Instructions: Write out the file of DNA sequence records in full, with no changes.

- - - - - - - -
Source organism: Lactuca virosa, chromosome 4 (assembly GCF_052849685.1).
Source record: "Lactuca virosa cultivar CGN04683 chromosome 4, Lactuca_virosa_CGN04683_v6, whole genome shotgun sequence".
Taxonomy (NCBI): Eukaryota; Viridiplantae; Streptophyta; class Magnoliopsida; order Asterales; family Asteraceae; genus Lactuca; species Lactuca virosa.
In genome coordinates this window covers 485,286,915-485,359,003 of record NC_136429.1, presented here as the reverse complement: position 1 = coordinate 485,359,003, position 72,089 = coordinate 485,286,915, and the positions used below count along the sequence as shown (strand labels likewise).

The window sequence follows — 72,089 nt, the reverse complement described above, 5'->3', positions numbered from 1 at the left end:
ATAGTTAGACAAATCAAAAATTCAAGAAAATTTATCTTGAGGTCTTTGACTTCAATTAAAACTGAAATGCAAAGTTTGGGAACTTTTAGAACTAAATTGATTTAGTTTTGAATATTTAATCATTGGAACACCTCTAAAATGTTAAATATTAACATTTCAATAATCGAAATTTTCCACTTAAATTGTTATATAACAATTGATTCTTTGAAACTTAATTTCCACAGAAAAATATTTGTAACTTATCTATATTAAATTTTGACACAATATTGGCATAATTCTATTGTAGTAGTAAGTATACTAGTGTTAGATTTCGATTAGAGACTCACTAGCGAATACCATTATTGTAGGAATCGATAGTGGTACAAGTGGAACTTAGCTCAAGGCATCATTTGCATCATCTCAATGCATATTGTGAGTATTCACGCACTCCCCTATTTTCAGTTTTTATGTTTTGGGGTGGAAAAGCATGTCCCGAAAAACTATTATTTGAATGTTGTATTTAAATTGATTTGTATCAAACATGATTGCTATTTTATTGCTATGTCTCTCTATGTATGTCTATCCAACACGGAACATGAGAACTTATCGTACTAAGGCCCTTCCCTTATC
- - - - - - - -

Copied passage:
Source organism: Lactuca virosa, chromosome 4 (assembly GCF_052849685.1).
Source record: "Lactuca virosa cultivar CGN04683 chromosome 4, Lactuca_virosa_CGN04683_v6, whole genome shotgun sequence".
Taxonomy (NCBI): Eukaryota; Viridiplantae; Streptophyta; class Magnoliopsida; order Asterales; family Asteraceae; genus Lactuca; species Lactuca virosa.
In genome coordinates this window covers 485,286,915-485,359,003 of record NC_136429.1, presented here as the reverse complement: position 1 = coordinate 485,359,003, position 72,089 = coordinate 485,286,915, and the positions used below count along the sequence as shown (strand labels likewise).

The window sequence follows — 72,089 nt, the reverse complement described above, 5'->3', positions numbered from 1 at the left end:
ATAGTTAGACAAATCAAAAATTCAAGAAAATTTATCTTGAGGTCTTTGACTTCAATTAAAACTGAAATGCAAAGTTTGGGAACTTTTAGAACTAAATTGATTTAGTTTTGAATATTTAATCATTGGAACACCTCTAAAATGTTAAATATTAACATTTCAATAATCGAAATTTTCCACTTAAATTGTTATATAACAATTGATTCTTTGAAACTTAATTTCCACAGAAAAATATTTGTAACTTATCTATATTAAATTTTGACACAATATTGGCATAATTCTATTGTAGTAGTAAGTATACTAGTGTTAGATTTCGATTAGAGACTCACTAGCGAATACCATTATTGTAGGAATCGATAGTGGTACAAGTGGAACTTAGCTCAAGGCATCATTTGCATCATCTCAATGCATATTGTGAGTATTCACGCACTCCCCTATTTTCAGTTTTTATGTTTTGGGGTGGAAAAGCATGTCCCGAAAAACTATTATTTGAATGTTGTATTTAAATTGATTTGTATCAAACATGATTGCTATTTTATTGCTATGTCTCTCTATGTATGTCTATCCAACACGGAACATGAGAACTTATCGTACTAAGGCCCTTCCCTTATC